In a statement on Friday, the Egyptian Parliament said the resolution, “shows again that the European Parliament insists on adopting an arrogant approach toward Egypt, giving itself the right to use a host of sheer lies to deliver a judgement regarding some recent developments inside Egypt.”

Abdel Razek noted that Egypt had sought to strengthen efforts to improve the lives of its citizens.

He highlighted the Decent Life Initiative as one of the country’s most important projects bringing together the public and private sectors, and civil society, to help boost living standards for Egypt’s neediest groups.

He added that Egypt had launched a national dialogue to identify issues of concern to citizens and had also reactivated the Presidential Pardon Committee which had previously worked to grant amnesty to convicts and reintegrate them into society.

In addition, millions of refugees and asylum seekers had been welcomed to Egypt, Abdel Razek said, adding that efforts to promote and preserve all human rights within the framework of a national vision were ongoing.


Iran frees hundreds after World Cup win over Wales

Iran frees hundreds after World Cup win over Wales
Updated 28 November 2022

Iran frees hundreds after World Cup win over Wales

Iran frees hundreds after World Cup win over Wales
  • 709 detainees were freed from different prisons in the country
  • Prominent Iranian actor Hengameh Ghaziani had also been released on bail

TEHRAN: Iran has released more than 700 prisoners after the national team’s World Cup football victory over Wales, the judiciary’s Mizan Online website said Monday.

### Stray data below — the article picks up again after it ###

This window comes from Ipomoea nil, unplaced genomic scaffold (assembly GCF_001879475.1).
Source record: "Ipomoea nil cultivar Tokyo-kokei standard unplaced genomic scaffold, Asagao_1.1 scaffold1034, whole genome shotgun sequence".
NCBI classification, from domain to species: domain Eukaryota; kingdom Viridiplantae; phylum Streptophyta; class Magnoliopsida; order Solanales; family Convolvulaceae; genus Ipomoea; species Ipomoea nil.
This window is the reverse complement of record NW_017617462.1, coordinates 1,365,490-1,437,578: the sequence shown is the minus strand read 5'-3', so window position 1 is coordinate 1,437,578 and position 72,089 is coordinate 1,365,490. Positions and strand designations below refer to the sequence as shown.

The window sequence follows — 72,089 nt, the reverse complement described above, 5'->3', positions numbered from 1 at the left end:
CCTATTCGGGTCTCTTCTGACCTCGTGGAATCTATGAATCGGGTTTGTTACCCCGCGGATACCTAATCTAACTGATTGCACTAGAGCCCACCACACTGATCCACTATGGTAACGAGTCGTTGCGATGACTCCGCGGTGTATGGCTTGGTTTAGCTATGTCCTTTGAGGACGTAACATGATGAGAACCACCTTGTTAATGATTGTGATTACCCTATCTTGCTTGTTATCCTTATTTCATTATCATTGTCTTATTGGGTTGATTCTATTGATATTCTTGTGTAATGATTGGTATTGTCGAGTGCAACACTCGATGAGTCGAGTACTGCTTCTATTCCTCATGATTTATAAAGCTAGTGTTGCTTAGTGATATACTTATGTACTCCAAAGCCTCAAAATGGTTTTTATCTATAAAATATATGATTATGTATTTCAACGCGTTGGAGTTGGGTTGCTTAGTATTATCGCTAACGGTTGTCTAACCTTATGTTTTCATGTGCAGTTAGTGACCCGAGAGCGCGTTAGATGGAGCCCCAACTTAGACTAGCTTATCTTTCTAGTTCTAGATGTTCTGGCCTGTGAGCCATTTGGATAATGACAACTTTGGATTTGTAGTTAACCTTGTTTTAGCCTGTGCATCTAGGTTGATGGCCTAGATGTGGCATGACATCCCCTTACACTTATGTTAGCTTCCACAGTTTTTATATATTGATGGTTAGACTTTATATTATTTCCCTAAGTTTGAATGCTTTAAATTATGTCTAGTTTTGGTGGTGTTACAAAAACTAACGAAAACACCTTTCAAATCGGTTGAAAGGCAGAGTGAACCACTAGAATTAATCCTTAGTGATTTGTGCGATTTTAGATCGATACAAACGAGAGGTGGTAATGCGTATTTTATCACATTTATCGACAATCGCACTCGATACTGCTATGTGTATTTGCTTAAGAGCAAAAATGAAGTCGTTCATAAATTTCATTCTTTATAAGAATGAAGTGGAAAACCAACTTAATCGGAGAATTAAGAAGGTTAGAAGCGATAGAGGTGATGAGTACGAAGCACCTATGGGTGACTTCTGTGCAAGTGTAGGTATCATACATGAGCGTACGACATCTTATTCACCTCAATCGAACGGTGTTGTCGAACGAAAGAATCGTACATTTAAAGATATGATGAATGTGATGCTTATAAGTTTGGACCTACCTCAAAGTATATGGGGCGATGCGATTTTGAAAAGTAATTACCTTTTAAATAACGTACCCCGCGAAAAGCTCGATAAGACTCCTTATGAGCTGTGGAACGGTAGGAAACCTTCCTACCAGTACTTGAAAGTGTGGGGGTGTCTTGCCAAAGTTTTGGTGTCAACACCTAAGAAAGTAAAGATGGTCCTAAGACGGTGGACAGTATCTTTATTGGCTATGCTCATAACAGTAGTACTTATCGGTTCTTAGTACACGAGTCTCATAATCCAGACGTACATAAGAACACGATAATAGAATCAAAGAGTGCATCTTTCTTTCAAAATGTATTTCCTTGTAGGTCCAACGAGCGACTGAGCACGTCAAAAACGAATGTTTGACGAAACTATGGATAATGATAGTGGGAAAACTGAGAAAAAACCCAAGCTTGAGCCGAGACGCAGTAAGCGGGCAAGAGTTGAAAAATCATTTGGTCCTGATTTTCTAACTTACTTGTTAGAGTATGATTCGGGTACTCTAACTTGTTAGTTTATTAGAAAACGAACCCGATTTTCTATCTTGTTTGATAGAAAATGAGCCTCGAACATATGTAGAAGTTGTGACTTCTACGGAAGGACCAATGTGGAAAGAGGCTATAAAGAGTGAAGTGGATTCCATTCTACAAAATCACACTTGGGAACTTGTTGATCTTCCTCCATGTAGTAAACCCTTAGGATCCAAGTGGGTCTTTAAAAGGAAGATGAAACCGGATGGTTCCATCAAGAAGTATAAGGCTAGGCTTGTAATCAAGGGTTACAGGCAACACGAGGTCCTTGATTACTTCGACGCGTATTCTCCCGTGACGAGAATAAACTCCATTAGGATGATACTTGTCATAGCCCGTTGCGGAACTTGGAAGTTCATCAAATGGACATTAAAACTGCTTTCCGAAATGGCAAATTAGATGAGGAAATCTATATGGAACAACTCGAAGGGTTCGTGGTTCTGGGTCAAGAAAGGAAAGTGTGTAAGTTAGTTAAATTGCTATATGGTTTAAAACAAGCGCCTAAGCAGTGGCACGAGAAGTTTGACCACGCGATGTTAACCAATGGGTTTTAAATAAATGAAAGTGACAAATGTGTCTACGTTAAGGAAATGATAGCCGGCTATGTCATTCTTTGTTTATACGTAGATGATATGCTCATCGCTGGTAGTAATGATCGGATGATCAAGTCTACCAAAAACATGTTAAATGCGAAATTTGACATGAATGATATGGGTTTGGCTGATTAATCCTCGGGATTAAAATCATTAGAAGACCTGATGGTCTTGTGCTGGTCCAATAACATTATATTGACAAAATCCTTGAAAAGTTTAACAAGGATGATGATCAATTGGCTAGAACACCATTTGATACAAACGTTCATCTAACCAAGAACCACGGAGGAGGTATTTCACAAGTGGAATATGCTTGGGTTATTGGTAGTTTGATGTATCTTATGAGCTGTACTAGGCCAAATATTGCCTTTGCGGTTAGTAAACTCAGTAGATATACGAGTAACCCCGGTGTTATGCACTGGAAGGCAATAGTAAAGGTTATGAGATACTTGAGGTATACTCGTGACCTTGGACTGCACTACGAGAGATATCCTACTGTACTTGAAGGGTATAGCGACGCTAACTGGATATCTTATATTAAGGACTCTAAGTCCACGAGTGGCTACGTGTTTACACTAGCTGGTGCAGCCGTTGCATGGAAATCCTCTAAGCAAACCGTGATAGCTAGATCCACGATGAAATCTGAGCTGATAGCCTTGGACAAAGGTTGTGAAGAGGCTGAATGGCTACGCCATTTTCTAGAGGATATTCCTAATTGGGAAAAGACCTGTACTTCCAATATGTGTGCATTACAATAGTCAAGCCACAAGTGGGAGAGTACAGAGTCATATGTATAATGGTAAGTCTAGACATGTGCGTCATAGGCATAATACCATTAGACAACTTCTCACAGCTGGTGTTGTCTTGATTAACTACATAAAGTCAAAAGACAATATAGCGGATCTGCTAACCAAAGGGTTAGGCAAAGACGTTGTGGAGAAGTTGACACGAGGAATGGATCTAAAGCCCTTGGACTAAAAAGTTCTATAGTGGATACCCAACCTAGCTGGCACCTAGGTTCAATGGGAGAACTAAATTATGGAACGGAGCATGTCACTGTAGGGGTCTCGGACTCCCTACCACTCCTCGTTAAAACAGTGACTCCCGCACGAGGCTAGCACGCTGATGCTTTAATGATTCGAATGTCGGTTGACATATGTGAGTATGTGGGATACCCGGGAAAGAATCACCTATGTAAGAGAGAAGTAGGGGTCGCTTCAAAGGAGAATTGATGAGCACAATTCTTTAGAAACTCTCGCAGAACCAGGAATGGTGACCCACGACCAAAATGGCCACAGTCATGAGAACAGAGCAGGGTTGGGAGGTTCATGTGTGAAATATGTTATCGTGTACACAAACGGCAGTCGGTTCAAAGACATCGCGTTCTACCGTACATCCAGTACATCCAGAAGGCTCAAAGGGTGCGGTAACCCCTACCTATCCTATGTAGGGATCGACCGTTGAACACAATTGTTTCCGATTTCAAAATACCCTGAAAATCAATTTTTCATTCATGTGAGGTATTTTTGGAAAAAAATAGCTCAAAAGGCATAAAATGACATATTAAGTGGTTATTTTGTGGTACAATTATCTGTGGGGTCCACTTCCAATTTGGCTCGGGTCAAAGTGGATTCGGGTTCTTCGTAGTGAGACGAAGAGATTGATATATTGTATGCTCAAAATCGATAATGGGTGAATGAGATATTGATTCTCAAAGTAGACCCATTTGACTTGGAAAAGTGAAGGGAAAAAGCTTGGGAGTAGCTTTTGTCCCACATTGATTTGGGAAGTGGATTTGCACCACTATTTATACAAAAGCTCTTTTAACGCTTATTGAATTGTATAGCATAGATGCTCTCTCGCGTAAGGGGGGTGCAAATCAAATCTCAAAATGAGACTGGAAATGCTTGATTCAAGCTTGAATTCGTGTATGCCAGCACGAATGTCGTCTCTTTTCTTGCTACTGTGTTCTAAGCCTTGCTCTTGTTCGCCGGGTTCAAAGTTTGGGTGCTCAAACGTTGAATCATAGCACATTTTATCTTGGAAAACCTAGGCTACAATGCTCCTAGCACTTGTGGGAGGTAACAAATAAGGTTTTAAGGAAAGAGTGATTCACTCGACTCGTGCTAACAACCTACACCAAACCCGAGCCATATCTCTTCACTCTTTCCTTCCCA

It announced that “709 detainees were freed from different prisons in the country” following the 2-0 victory on Friday.
Among those are “some arrested during the recent events,” Mizan Online said, making indirect reference to demonstrations which have shaken Iran for more than two months.
It gave no further detail.
The ongoing protests were triggered by the September 16 death in custody of Mahsa Amini, 22, after her arrest by morality police for an alleged breach of Iran’s strict dress rules for women.
Other Iranian media separately reported that prominent Iranian actor Hengameh Ghaziani had been released on bail after her arrest for having supported the protests.
Two of the most prominent figures detained over the demonstrations — former international footballer Voria Ghafouri and dissident Hossein Ronaghi — were also let out on bail, reports said.